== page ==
When our representatives arrive in Washington, they will be up against an army of lobbyists–at last count, about 12,000; many of whom will be stalking the halls of Congress seeking funds for their constituents, the other 49 states.

The folks we send to Washington act as conduits, defined by Google as “a person or organization that acts as a channel for the transmission of something.” In Vermont’s case, the transmission of money.

Don Keelan writes a bi-weekly column and lives in Arlington, Vermont.

Image courtesy of Public domain

9 thoughts on “Keelan: The importance of our Washington conduits

  1. TERM LIMITS……..are so needed in this country…….
    join in the fight now…….
    Im not totally happy with the way written at this moment… I believe elected officials as was intended by our forefathers …go do the work, go back home to your income stream before you were elected.
    this lifetime pay has to stop……or term limits is mute
    Non the less…….we have to jump the term limits hurdle now….and go from there……

  2. Preserve the DC Federal Pork because Pervmont can’t survive with out it! Pervmont also cannot survive without foreign interference that pushes the drug trade and human trafficing throughout the State. We were sold out long ago by the swamp rats and the rats under the Golden Dome. Perhaps the days ahead will show how God feels about what happened here and across the country. Pray without ceasing. The Republic with either stand against the enemy or fall into the fire of Hell.

  3. Yes, Pat did an excellent job on getting federal funds for the state, all he had to
    do was shake a few hands agree with his cohorts like Chuck and Nancy, and
    watch the money flow……………….he does know the game !!

    And all the federal money coming into the state will be “P-away” in a heartbeat on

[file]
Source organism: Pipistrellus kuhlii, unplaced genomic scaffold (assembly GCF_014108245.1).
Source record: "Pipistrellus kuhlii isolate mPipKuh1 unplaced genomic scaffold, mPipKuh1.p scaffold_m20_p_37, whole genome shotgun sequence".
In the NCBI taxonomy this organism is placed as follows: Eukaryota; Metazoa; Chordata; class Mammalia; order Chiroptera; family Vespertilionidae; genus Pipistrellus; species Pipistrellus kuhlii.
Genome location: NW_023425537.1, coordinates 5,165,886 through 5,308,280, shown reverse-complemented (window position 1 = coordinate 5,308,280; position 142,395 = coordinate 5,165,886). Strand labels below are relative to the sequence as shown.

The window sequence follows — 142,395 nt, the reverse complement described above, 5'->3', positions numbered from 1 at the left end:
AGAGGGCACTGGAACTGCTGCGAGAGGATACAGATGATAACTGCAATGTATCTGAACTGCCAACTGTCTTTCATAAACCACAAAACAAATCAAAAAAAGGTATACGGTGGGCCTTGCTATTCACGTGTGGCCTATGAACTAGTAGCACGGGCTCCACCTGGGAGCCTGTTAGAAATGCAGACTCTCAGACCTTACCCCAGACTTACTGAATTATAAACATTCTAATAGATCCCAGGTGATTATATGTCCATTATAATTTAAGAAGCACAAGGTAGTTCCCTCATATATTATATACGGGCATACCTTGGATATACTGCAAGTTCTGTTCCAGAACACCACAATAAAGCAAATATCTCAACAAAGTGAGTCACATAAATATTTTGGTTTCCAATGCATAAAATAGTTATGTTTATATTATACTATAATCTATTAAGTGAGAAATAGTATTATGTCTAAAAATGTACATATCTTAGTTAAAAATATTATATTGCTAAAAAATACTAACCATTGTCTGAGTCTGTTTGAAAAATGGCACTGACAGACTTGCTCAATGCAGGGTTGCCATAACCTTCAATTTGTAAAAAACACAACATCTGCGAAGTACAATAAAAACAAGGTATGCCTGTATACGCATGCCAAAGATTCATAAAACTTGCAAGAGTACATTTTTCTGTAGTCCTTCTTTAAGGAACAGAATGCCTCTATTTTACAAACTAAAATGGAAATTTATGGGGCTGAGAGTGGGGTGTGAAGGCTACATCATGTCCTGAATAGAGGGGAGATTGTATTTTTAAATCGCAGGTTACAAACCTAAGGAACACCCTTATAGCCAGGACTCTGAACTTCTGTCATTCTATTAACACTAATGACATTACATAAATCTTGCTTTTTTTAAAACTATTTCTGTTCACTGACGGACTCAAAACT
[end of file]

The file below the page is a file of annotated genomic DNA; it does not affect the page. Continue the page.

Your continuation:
liberal pet projects !!

  4. “Vermont has tragically allowed itself to become financially dependent on Washington. ” Yes, it is tragic. A state once proud of its independent self-reliance is now dependent on faraway bureaucrats — and tourism (the first thing to tank in a downturn) for its very solvency. Please don’t forget the added burden of a tragically underfunded and overpromised state pension system. Progressives now strive to add universal lunches and daycare to the crushing economic burdens. It is not just industrial agriculture that is unsustainable: Vermont is about to lose its artificial economy, and must create new economic growth rather than beggar for more handouts from a maxxed-out federal bureaucracy.

    • This is a very good article to read- now following this one here.
      It’s about what happens when cities are no longer financially viable. (and what about when entire states wind up this way?)
      Yes.. it’s true that many have fallen to this state.. Meatless Monday in NYC had nothing to do with saving the planet. They couldn’t afford the meat during the entire week.

      When I read this, which mentions NYC, I thought of Burlington.. I mean how many New Yawkers that did that to NYC are now living in Vermont and voting for all of what destroyed where they came from?

      Homeowners understand that you need to maintain your home all along the way..
      Or else one day your roof is about to cave in and the cost of repairs far outweighs the value of the house. It makes no sense anymore to even renovate. And you learn the hard way that you’d lost your entire investment.